A 70-year-old woman with lipomatosis of terminal ileum and ileocecal valve. Intravenous contrast enhanced MDCT scans: A) Axial reformatted image; B) Coronal oblique reformatted image. They show diffuse intramural fatty infiltration in the terminal ileum and ileocecal valve (arrows). Note parapelvic cysts in the left kidney in Figure.B.
Figure 1. A 70-year-old woman with lipomatosis of terminal ileum and ileocecal valve. Intravenous contrast enhanced MDCT scans: A) Axial reformatted image; B) Coronal oblique reformatted image. They show diffuse intramural fatty infiltration in the terminal ileum and ileocecal valve (arrows). Note parapelvic cysts in the left kidney in Figure.B.
3. Discussion

Abnormal fatty tissue deposits in the intestine can be seen in the forms of single or multiple lipomas or diffuse adipose tissue infiltration of the submucosa without tumor formation. The latter one is called lipomatosis (2). Lack of encapsulation differentiates it from lipoma (3). The fatty tissue proliferation and deposition is usually limited to the submucosal layer, but it may extend to the serosa and mesenteric fat. The cause of the fat deposition is not known (2).

Intestinal lipomatosis shows no sex predominance, and it occurs usually after the fourth decade of life (1, 3, 4). Colon is the most common site (%65-75) and ileum is the second most common site in terms of lipoma (5). No predilection site has been mentioned for lipomatosis in the literature. The majority of cases are asymptomatic. When they reach bigger sizes, the symptoms usually start (6). The most common manifestations are nonspecific abdominal pain, constipation, diarrhea and bleeding (3, 6, 7). Abdominal pain was the only symptom in our patient, there was no gastrointestinal bleeding. Obstruction, intussusceptions and massive hemorrhage are rare findings (6).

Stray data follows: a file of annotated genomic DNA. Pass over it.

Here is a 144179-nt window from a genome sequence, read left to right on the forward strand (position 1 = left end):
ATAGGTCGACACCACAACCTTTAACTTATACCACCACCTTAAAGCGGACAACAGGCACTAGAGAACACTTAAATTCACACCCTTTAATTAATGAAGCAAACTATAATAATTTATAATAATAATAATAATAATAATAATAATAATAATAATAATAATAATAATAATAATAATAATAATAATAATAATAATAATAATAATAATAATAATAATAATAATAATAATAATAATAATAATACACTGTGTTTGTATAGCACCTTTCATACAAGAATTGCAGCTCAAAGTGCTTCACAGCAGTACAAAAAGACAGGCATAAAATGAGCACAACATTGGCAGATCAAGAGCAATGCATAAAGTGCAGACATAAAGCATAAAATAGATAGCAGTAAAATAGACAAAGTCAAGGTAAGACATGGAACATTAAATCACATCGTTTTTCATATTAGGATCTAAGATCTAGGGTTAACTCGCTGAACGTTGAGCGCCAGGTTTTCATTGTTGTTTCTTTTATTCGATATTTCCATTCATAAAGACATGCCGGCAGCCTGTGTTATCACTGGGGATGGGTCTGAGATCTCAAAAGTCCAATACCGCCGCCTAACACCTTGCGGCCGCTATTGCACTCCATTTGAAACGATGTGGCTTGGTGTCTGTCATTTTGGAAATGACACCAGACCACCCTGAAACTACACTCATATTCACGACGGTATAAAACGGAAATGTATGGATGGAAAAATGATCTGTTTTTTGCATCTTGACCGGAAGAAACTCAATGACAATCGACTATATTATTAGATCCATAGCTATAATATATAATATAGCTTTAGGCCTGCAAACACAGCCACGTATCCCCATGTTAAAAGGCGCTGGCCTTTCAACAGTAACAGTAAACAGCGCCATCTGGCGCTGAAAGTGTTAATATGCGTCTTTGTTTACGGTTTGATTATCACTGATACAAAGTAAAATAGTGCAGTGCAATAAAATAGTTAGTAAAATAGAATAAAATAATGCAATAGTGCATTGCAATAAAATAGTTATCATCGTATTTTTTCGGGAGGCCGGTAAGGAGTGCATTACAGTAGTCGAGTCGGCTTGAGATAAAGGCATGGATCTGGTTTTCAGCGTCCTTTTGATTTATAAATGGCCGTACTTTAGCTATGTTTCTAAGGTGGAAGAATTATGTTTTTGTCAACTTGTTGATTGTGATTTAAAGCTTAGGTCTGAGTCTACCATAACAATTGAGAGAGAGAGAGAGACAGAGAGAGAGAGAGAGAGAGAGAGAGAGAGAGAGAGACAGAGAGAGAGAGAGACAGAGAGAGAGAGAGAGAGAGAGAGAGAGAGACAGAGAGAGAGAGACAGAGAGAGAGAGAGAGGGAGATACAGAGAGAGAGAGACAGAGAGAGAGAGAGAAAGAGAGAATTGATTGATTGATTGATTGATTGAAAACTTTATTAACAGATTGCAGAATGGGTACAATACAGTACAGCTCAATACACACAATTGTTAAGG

The ileocecal area may be affected by many pathologic conditions such as benign and malignant tumors, inflammatory processes (appendicitis, diverticulitis, Crohn disease), and infectious diseases. So, the differential diagnosis is important in the lesions detected in this area. MDCT is the best imaging modality considered to evaluate the ileocecal area (8). Intestinal lipomatosis is shown as well-defined homogeneous intramural hypodense areas with an attenuation between -80 and -120 HU (1, 5). It can be differentiated from true lipoma, which appears as an asymmetric mass, whereas lipomatosis manifests as symmetric enlargement (5, 8). Thumb-printing of fluid-containing bowels is seen in coronal magnetic resonance images. The same sign can also be seen in intestinal ischemia, but intestinal wall thickness is normal in lipomatosis (1). No treatment is required since it is usually asymptomatic (7). When it reaches big sizes and obstruction develops, surgical procedures may be necessary for treatment. Derotation is performed in the presence of intussusception (1).

Coronal and sagittal reformatted images are added and larger areas with thinner sections can be examined with MDCT. It is the preferred diagnostic method for a rare, benign condition, such as intestinal lipomatosis, because it can differentiate fat tissue from other tissues.

Footnote
References